He worked much and efficiently. He had several brilliant ideas, but some of them are not yet completely developed and exhausted. Among these, the first concerned the projective differential geometry. In this area he wrote about 20 papers between 1927 and 1931. Also since then this area was developed and investigated by many mathematicians all over the world.

Like Hilbert, he worked on a theme through several years, and then he changed to another one. - After the projective diffierential geometry, from 193I to 1937, he investigated different concepts of parallelisms, displacements and general connec-tions. Among these there are interesting papers on Finsler geometry. We cannot say that Finsler geometry would have been the main field of his most important investigations, however he made essential contributions to this field, and he was the initiator of the investigations in this field in Japan. He can be considered as the founder of the worldwide famous Finsler geometric school with numerous collaborators led later by Professor M. Matsumoto. The flourishing of this school started in the 1970's and lasts even now.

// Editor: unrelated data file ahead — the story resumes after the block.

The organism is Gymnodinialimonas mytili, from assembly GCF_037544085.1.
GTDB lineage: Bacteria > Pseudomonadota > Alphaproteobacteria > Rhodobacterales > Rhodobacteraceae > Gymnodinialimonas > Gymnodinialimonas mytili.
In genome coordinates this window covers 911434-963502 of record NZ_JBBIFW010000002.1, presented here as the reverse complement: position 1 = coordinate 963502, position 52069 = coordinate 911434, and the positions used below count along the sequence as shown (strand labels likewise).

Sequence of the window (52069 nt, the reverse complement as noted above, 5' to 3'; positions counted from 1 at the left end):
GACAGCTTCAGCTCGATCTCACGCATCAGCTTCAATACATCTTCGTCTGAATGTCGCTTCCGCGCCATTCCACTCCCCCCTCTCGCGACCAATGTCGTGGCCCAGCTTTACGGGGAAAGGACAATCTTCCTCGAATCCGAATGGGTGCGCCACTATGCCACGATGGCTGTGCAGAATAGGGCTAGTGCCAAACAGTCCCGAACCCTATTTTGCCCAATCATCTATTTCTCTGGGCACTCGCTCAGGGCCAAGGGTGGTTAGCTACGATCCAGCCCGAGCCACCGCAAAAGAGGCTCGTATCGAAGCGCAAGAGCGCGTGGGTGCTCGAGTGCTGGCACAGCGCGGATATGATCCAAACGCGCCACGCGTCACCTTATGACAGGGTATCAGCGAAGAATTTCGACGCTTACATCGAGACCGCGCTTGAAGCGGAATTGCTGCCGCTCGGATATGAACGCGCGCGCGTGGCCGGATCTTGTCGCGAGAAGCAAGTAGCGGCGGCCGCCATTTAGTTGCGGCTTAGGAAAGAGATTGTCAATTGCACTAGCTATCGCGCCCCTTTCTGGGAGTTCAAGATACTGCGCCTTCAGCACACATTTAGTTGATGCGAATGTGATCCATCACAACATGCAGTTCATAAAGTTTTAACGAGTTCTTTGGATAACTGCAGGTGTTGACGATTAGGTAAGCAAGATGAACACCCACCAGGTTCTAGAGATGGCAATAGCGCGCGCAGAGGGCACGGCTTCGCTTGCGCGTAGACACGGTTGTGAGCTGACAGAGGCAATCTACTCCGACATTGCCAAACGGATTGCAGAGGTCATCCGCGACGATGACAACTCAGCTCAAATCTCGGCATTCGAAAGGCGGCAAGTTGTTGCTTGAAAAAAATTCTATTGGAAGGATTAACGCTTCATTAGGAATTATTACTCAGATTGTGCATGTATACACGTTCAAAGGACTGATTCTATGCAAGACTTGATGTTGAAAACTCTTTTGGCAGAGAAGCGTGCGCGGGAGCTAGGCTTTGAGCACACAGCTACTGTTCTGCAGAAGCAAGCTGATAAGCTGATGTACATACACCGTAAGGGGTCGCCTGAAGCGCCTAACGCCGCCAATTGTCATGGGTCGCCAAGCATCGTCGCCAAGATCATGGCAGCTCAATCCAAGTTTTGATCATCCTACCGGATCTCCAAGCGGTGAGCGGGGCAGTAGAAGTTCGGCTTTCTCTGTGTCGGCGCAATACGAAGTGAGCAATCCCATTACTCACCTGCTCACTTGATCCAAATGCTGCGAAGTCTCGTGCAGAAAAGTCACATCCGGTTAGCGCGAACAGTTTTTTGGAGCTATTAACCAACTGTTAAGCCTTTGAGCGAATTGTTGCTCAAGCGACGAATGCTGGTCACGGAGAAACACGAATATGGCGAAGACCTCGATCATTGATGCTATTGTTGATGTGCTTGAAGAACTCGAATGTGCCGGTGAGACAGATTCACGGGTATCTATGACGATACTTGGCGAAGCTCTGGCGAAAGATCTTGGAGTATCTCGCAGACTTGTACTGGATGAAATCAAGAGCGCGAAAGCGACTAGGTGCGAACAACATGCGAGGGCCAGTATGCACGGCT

The problem which attracted him for the longest time (mainly from 1937 to 1944, but also after that) is the foundation and developing of the higher order geometry. Spaces dealt with in this geometry are commonly called Kawaguchi spaces. It is well known that the Riemannian arc length of a curve x(t) is given by the integral of the square root of a quadratic form in with coefficients dependent in x. This integrand is of course homogeneous of the first order in . If we drop the quadratic property, and retain the homogeneity only, then we obtain Finsler geometry. It is most natural to suppose that the integrand depends not only on x and , but also on the higher derivatives , . . . up to the k-th derivative x(k). This is an important, natural, clear and simple idea for the metric in general.